Daniel Behan McQuaid
Leader and Teacher
Over the years, Daniel Behan of McQuaid Jesuit Middle School became a leader at his school because of his unceasing dedication to his students and the study of American and world history. He has been a member of the faculty for over 25 years and has always been committed to his students in the seventh and eighth grade. He hopes he can prepare students for the next stage in their lives.
Teaching Tip - Cherish Your Hard-earned Credibility
Students expect their teachers to keep their word in the classroom. When you promise your class a reward for good behavior, for example, you have to follow through if your students hold up their end of the bargain. This is the same expectation you have when you pay for a service. If you go into a mechanic’s office and they promise to fix your car, you hold them to that promise, and you get angry if they don’t hold up their end of the agreement. Students not only get angry with their teachers, they close them out after broken promises, never trusting a word from their mouths again. Once you’ve lost your credibility as an authority figure, it’s almost impossible to get it back.
Simply keeping your promises sounds intuitive and easy, but there’s an art to making deals with your students. Above all, don’t make promises you can’t keep. Make sure you are prepared to honor your side of the agreement before you propose it to the class. If the students don’t follow through, you have to give them the promised consequence or your deal making abilities will be lost forever. Keep your promises and follow through. Often times, the students will motivate each other to uphold their end in order to get the reward. This can be very powerful, but it shouldn’t be your only way of controlling your class.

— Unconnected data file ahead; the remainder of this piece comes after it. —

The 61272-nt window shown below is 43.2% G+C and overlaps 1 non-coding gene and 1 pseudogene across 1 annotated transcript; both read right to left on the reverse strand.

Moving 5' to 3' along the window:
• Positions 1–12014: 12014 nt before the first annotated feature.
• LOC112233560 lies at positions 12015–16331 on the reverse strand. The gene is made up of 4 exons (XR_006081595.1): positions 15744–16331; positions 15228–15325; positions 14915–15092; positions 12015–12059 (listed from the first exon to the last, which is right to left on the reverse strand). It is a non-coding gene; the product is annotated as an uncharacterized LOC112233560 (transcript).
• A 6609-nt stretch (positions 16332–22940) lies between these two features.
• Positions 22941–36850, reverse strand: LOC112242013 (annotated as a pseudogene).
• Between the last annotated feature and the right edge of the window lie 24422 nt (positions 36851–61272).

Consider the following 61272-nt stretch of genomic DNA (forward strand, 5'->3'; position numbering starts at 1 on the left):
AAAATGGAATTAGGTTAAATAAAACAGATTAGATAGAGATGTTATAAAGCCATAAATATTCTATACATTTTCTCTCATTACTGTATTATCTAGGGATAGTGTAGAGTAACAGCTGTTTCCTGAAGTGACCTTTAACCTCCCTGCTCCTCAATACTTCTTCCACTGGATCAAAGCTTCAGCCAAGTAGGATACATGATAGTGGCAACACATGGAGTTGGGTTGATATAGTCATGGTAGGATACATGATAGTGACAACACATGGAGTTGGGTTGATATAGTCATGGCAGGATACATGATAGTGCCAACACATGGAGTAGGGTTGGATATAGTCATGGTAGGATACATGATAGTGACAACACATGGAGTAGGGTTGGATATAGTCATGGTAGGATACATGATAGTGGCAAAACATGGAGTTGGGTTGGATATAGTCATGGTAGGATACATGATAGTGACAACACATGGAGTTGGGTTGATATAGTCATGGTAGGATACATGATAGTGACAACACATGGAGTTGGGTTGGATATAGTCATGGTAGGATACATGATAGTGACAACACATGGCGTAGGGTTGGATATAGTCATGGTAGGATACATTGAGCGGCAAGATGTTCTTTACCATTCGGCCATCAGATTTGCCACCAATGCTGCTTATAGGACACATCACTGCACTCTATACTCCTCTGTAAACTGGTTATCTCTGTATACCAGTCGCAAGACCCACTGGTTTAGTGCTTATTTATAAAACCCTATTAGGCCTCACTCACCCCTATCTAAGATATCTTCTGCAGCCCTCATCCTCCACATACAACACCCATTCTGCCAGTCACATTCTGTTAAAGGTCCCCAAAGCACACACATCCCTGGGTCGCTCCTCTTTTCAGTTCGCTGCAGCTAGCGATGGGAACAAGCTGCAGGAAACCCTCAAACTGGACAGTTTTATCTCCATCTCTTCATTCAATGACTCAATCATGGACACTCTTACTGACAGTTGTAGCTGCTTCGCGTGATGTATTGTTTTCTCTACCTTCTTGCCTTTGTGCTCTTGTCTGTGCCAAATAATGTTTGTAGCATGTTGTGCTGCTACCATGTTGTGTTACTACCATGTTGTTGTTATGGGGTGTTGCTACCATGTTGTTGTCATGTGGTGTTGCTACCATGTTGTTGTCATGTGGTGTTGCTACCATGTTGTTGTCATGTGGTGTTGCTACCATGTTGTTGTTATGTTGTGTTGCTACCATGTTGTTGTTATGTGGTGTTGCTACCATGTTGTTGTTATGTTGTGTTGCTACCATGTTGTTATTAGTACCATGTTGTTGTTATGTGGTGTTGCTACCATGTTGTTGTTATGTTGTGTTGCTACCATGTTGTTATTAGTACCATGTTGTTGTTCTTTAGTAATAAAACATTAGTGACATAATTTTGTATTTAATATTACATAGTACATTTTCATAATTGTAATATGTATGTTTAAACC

Daniel Behan of McQuaid Jesuit Middle School has over twenty-five years teaching middle and high school History and English.
Teaching Tip - Be Open and Willing to Help
There are many teaching tips that you can try in your classroom to add to your already wide teaching training and knowledge, but the most important thing to remember is to be open to your students and always willing to help those who are struggling. As a teacher, it’s your job to be as open to your students as possible and to nurture those who may not be getting the material as easily as the rest of the class. By making yourself available to all students, you are creating a free and open system in your classroom in which anyone who needs help can get it. Of course, you won’t be doing their work for them, you’ll be challenging them to work through their difficulties, but providing help to those who need it should be your top priority. The students will pick up on your availability and take it as a sign that you care about them and about their priorities as well.
Being a teacher means being willing and able to work one-on-one with students when they need closer instruction. The best teachers are those who form personal and appropriate relationships with their students. The best students take advantage of the openness of their teachers to better grasp the material and learn more. Be open to these students and make it clear that all are welcome to seek intensive help if and when they need it.
Daniel Behan of McQuaid Jesuit Middle School has long been known for his willingness to help struggling students in all levels.